Pasta e Fagioli in a bowl

Pasta e Faggioli
There is no need to add the bacon if you are vegetarian or the parmesan.
Extra virgin olive oil, plus more for serving
150g smoked bacon, thinly diced
2 medium onions, finely diced
2 medium carrots, finely diced
2 medium ribs celery, finely diced
2 cloves garlic, minced
Sea salt and freshly ground black pepper
2 tbsp tomato puree
Chicken stock or good quality chicken stock cubes
1 cup of cooked Borlotti beans
1 tablespoon of fresh rosemary, very finely chopped
3/4 cup dried pasta, such as macaroni or ditalini
1/3 cup freshly grated Parmigiano-Reggiano

Heat about 2 tablespoons of olive oil in a large pot over medium-low heat. Add the pancetta and cook until crispy and the fat has rendered, about 5 minutes. Add the onion, carrot, celery and rosemary and increase the heat to medium; cook, stirring frequently, until the onions become translucent, about 5 minutes. Add the garlic and cook 1 minute more, stirring constantly so the garlic doesn’t stick to the bottom of the pan and burn. Add the tomato puree and cook for a minute more. Add a litre of chicken stock and bring to the boil. Season well with salt and pepper. Add the dried pasta to the pot and stir to incorporate. Turn the heat up to a gentle boil and cook until the pasta is tender but still firm to the bite, anywhere from 8-12 minutes depending on the type of pasta you used. Add the cooked beans and check seasoning. Drizzle each portion with a touch of extra-virgin olive oil and sprinkle with more cheese, if desired. I think the flavour gets better if you leave the soup for a while but it will keep drinking up the stock so you may need to let it down a bit again.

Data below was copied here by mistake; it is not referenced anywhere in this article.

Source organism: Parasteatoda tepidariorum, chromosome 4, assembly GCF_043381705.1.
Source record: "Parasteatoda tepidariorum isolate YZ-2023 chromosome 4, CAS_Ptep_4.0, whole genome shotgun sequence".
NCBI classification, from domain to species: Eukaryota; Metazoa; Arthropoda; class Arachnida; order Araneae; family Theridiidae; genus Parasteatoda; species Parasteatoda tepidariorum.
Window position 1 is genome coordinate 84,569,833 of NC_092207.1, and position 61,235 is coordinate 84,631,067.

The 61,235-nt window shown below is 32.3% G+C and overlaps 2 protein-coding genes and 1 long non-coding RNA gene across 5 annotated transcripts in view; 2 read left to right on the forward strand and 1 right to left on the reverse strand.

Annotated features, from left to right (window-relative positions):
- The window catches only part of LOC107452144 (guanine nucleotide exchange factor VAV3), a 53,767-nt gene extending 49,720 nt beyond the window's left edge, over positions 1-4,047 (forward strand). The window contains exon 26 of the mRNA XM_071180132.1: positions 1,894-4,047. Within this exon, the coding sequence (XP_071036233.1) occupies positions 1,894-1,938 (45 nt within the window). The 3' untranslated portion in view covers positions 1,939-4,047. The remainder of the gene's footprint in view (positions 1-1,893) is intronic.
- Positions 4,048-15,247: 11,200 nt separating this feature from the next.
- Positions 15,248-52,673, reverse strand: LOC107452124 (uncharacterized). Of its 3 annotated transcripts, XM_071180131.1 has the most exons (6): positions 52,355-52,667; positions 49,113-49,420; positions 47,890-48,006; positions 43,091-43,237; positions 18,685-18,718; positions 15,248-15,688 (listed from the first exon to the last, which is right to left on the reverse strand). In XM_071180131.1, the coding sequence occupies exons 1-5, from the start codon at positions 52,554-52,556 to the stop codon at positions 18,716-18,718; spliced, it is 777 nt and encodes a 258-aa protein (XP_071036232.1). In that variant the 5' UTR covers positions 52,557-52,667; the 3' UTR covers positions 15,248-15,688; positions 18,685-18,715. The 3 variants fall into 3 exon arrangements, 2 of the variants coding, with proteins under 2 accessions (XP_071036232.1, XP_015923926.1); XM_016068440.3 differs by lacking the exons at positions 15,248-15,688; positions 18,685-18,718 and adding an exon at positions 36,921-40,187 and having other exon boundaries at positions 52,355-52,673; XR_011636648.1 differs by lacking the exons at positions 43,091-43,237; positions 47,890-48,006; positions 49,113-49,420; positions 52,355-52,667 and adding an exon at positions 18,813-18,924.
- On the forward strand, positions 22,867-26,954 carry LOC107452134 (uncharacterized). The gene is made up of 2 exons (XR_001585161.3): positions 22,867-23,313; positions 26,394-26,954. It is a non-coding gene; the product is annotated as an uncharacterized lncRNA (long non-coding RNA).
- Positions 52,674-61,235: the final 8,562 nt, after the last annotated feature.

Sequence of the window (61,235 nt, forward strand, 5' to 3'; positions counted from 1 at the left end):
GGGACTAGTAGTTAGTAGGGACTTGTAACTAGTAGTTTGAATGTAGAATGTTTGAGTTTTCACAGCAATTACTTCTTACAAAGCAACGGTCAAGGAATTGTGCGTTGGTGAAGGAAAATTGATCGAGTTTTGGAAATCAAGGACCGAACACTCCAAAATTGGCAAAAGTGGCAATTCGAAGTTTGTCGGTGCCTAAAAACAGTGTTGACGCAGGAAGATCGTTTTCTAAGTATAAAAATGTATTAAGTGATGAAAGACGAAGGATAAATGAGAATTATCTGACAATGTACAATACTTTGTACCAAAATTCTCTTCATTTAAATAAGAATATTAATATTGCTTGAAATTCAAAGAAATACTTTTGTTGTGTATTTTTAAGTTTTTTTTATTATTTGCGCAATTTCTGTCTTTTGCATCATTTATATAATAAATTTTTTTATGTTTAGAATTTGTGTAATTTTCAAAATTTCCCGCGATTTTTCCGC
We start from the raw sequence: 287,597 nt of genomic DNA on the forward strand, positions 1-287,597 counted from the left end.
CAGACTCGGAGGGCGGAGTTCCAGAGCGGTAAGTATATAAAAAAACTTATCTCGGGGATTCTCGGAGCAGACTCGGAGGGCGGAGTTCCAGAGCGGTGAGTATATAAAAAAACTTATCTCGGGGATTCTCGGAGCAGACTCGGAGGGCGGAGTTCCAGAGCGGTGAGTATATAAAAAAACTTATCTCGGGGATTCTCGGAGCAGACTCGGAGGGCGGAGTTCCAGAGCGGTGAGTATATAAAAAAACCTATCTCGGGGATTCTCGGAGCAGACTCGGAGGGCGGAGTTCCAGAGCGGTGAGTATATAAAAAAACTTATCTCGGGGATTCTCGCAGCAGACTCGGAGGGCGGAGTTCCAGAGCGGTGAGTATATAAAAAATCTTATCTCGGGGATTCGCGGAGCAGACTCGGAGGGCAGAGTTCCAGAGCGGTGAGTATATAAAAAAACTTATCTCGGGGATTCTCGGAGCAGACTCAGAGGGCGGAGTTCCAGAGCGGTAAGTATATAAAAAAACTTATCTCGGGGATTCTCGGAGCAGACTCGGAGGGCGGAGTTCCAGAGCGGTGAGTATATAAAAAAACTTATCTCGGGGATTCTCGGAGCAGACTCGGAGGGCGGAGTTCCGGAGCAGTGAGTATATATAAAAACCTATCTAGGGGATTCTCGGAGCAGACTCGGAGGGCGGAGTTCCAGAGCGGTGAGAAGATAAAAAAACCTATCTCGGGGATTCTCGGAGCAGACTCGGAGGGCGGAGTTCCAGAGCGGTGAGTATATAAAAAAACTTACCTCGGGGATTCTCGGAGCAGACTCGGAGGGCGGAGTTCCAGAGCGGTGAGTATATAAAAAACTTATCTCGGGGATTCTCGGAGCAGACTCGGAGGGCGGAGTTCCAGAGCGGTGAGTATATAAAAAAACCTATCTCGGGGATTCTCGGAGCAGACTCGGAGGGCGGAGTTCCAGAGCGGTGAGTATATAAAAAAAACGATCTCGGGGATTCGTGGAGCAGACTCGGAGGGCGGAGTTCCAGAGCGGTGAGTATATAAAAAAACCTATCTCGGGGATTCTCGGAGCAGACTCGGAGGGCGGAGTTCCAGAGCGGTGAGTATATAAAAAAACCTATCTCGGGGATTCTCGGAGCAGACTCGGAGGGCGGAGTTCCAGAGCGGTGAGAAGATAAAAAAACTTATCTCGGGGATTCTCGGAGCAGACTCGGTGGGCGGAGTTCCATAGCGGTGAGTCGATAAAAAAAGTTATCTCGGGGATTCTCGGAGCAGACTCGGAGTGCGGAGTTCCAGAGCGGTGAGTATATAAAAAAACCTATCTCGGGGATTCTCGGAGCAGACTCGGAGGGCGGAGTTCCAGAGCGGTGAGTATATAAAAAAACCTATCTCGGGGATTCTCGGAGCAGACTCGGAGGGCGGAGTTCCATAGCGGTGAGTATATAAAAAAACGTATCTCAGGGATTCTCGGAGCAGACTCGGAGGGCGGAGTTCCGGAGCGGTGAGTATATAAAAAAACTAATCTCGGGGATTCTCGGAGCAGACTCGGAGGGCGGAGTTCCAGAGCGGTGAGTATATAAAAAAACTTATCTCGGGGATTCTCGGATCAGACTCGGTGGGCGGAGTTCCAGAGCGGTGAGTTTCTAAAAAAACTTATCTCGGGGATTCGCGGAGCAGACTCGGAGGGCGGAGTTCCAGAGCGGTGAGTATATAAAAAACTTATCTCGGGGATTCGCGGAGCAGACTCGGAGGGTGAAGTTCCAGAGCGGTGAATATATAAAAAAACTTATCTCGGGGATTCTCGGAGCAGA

Borlotti beans in shell